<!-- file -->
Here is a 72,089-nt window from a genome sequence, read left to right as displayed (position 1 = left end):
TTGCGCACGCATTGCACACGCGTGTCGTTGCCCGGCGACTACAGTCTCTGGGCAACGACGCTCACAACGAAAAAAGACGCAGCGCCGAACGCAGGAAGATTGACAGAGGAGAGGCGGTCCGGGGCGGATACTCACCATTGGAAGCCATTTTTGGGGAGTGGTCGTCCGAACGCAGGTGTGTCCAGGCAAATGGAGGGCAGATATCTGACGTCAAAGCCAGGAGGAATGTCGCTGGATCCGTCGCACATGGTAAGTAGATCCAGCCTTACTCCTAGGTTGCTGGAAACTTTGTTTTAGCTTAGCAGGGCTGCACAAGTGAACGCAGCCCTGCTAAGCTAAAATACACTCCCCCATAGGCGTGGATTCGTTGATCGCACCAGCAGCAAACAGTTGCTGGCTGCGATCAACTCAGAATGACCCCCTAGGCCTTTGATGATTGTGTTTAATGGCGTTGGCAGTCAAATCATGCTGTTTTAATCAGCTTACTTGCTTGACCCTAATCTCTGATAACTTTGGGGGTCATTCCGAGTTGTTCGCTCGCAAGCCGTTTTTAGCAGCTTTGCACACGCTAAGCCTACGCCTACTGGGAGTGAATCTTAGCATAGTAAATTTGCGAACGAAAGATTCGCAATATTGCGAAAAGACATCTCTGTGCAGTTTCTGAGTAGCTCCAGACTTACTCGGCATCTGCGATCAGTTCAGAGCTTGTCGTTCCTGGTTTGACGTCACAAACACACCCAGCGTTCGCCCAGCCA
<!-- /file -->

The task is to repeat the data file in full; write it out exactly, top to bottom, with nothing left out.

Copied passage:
Here is a 72,089-nt window from a genome sequence, read left to right as displayed (position 1 = left end):
TTGCGCACGCATTGCACACGCGTGTCGTTGCCCGGCGACTACAGTCTCTGGGCAACGACGCTCACAACGAAAAAAGACGCAGCGCCGAACGCAGGAAGATTGACAGAGGAGAGGCGGTCCGGGGCGGATACTCACCATTGGAAGCCATTTTTGGGGAGTGGTCGTCCGAACGCAGGTGTGTCCAGGCAAATGGAGGGCAGATATCTGACGTCAAAGCCAGGAGGAATGTCGCTGGATCCGTCGCACATGGTAAGTAGATCCAGCCTTACTCCTAGGTTGCTGGAAACTTTGTTTTAGCTTAGCAGGGCTGCACAAGTGAACGCAGCCCTGCTAAGCTAAAATACACTCCCCCATAGGCGTGGATTCGTTGATCGCACCAGCAGCAAACAGTTGCTGGCTGCGATCAACTCAGAATGACCCCCTAGGCCTTTGATGATTGTGTTTAATGGCGTTGGCAGTCAAATCATGCTGTTTTAATCAGCTTACTTGCTTGACCCTAATCTCTGATAACTTTGGGGGTCATTCCGAGTTGTTCGCTCGCAAGCCGTTTTTAGCAGCTTTGCACACGCTAAGCCTACGCCTACTGGGAGTGAATCTTAGCATAGTAAATTTGCGAACGAAAGATTCGCAATATTGCGAAAAGACATCTCTGTGCAGTTTCTGAGTAGCTCCAGACTTACTCGGCATCTGCGATCAGTTCAGAGCTTGTCGTTCCTGGTTTGACGTCACAAACACACCCAGCGTTCGCCCAGCCA